Continuity mistake: In the early scene when Harry walks across the street to confront the wounded robber on the street ("Did he fire six shots or only five?"), the shotgun used by the robber is lying several feet from the robber's hand, but when he reaches the robber, the camera shot shows the shotgun just a few inches from the robber's left hand.
Continuity mistake: During the scene on the football pitch where Callahan is torturing Scorpio to force him to say where the kidnapped girl is, there are several shots as if from Callahan's viewpoint. As the camera switches between the two characters, the white painted lines on the pitch mysteriously move or even vanish underneath Scorpio.
Factual error: When Harry is confronting the bank robber and the robber says he has to know if Harry had any shots left, Harry cocks the hammer which rotates the cylinder. If you watch closely when he pulls the trigger the cylinder rotates again. This can happen only when the trigger is pulled in double action mode (hammer down).
Trivia: Dirty Harry's .44 Magnum was not the most powerful handgun in the world at the time. In fact, among firearms enthusiasts (such as screenwriter John Milius, an NRA Board Member), there were a few relatively-well-known examples of pistols that were more powerful. Perhaps best-known was that R.B. Rhodda & Co. of Calcutta had sold a number of side-by-side pistols in .303 British during the 1890's through the 1920's. The .303 is a relatively potent rifle caliber that is significantly more powerful than the .44 Magnum. With that said, I can certainly understand why an SFPD officer wouldn't be lugging around an unwieldy, side-by-side, two-shot pistol.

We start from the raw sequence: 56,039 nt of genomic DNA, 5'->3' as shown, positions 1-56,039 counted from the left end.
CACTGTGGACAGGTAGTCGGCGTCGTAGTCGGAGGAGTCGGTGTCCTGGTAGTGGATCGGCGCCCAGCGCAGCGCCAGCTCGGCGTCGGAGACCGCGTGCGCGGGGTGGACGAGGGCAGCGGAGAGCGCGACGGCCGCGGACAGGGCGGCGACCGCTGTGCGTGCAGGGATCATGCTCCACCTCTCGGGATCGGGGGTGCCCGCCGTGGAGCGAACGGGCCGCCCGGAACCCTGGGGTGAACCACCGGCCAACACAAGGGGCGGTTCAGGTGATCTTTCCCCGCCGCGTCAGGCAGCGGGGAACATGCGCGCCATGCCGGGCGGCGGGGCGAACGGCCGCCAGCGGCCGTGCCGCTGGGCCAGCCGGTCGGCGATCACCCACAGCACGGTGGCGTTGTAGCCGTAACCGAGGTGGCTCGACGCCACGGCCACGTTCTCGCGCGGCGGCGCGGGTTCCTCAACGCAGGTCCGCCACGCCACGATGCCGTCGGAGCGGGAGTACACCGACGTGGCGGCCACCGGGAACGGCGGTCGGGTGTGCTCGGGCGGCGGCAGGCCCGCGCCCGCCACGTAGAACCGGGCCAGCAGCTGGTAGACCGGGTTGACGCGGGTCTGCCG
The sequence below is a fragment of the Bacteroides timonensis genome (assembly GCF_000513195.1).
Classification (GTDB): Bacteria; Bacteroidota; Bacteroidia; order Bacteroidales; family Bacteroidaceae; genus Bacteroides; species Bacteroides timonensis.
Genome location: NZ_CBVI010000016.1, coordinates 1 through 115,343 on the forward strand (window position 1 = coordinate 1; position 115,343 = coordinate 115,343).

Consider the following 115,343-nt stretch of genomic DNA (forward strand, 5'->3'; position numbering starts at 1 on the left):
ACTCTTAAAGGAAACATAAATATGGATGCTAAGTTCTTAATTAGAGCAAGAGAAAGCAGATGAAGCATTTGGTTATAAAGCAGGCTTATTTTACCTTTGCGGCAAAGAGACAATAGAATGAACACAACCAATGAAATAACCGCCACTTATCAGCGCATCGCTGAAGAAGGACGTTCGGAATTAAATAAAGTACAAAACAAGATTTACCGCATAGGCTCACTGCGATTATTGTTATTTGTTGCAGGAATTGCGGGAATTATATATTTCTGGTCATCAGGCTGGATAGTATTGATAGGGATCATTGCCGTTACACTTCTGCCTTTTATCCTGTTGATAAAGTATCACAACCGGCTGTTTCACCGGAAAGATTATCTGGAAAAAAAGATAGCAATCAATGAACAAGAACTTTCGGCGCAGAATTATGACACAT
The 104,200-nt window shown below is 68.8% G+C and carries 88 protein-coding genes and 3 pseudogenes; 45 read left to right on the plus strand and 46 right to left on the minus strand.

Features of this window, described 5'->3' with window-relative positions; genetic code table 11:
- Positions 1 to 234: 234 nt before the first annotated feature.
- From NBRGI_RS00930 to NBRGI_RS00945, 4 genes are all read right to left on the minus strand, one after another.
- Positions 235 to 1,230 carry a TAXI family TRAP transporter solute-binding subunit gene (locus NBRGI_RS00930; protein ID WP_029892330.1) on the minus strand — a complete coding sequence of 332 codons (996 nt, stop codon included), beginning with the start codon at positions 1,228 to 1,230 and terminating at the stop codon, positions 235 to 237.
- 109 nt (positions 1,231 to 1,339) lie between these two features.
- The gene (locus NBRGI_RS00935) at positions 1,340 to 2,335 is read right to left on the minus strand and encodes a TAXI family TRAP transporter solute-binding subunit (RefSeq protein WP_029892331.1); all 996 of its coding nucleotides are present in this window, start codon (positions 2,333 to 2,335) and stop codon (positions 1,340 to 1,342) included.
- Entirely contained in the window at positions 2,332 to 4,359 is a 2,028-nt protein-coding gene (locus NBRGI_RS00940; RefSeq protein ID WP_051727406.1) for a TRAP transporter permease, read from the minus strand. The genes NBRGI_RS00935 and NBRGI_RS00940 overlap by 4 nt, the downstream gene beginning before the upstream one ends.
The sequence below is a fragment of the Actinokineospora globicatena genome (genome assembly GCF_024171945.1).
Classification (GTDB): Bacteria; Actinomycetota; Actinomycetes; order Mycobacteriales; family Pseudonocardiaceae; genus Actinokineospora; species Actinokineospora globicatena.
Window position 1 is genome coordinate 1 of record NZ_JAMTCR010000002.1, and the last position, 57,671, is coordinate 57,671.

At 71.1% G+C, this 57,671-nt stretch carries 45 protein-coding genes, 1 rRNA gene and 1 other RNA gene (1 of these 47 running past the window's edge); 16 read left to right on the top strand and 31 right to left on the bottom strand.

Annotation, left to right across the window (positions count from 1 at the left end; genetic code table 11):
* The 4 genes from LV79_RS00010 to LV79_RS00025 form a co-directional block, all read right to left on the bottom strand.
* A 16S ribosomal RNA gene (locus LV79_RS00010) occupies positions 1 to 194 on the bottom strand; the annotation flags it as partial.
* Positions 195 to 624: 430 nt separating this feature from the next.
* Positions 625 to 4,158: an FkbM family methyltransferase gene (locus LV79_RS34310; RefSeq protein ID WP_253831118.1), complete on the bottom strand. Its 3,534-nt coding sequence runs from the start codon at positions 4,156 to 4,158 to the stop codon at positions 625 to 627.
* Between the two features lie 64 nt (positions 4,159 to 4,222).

Harry Callahan: I know what you're thinking."Did he fire six shots or only five?" Well, to tell you the truth, in all this excitement I kind of lost track myself. But being as this is a .44 Magnum, the most powerful handgun in the world, and would blow your head clean off, you've got to ask yourself a question: Do I feel lucky? Well, do ya punk?